CoreLogic, in their most recent foreclosure report, revealed that approximately 1.3 million homes, or 3.2 percent of all homes with a mortgage, were in the national foreclosure inventory as of August 2012 compared to 1.4 million, or 3.4 percent, in August 2011. Month-over-month, the national foreclosure inventory was unchanged from July 2012 to August 2012.
CoreLogic identifies foreclosure inventory as “the share of all mortgaged homes in any stage of the foreclosure process”. Their report revealed that 32 of the 50 states have seen their percentage of foreclosure inventory decrease compared to last year. Though foreclosure inventory is slowly shrinking nationally, some states are headed in the opposite direction.
The four states with the highest foreclosure inventory as a percentage of all mortgaged homes according to CoreLogic:
- Florida – 11%
- New Jersey – 6.5 %
- New York – 5.2%
- Illinois – 4.8 %
These numbers coincide with those reported by LPS in the recent Mortgage Monitor which revealed that foreclosure starts in judicial states increased by 21% month-over-month while decreasing by 3% in non-judicial states. All the states listed above are judicial states.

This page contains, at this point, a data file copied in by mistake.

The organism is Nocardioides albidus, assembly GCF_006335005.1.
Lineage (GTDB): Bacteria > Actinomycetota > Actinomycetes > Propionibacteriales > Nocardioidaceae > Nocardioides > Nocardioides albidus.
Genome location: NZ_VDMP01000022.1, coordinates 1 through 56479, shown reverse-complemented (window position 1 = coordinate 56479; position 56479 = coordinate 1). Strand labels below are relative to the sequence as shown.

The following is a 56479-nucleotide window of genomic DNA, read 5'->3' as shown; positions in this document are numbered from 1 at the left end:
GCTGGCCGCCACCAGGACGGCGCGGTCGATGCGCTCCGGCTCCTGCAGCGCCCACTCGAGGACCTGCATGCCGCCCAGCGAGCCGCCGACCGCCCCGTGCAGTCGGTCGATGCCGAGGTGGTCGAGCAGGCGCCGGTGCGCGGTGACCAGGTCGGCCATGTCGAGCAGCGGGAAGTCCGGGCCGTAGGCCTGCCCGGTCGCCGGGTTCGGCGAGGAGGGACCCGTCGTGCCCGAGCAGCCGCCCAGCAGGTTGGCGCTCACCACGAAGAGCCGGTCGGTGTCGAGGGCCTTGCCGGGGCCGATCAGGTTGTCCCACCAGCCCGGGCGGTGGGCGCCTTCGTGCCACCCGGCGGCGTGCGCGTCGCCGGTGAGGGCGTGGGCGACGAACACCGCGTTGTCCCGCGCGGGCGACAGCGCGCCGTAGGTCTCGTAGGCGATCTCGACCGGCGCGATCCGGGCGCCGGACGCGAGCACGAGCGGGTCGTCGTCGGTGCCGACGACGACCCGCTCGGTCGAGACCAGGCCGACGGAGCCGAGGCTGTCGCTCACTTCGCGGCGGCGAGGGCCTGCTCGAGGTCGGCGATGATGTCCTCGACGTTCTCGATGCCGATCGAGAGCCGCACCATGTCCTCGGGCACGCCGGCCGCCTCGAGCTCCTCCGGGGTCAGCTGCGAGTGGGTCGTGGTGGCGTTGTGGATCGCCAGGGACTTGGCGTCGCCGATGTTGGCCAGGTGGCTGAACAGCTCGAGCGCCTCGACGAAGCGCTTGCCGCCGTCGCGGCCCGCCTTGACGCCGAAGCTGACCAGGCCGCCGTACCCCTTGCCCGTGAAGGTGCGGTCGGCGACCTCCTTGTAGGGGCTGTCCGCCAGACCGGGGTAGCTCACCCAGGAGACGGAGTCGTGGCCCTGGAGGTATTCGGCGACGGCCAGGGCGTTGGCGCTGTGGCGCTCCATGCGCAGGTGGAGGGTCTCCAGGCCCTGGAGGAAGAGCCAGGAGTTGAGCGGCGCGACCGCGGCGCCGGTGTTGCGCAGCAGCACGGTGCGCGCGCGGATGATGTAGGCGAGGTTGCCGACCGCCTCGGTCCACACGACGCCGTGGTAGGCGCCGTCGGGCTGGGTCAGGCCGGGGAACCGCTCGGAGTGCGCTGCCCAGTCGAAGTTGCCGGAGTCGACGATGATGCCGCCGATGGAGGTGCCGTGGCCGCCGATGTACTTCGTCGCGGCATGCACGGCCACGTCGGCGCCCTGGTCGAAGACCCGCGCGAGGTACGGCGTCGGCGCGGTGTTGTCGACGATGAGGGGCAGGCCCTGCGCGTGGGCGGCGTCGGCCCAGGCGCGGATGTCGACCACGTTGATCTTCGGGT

LPS ranked states by how long it would take to clear their shadow inventory at that states’ current sales pace for foreclosed properties. Using that measure, New York and New Jersey have a much larger pipeline of distressed properties than any other state. (Florida and Illinois are not on this list because they are clearing their distressed properties at a much faster pace. Their pipeline is shrinking more rapidly).
These facts caused Mark Zandi, chief economist of Moody’s Analytics, to report:
“Shadow inventory is falling in much of the country –except for the Northeast. The implication is that house prices will be much weaker in the Northeast in coming years as these distressed properties eventually get sold.”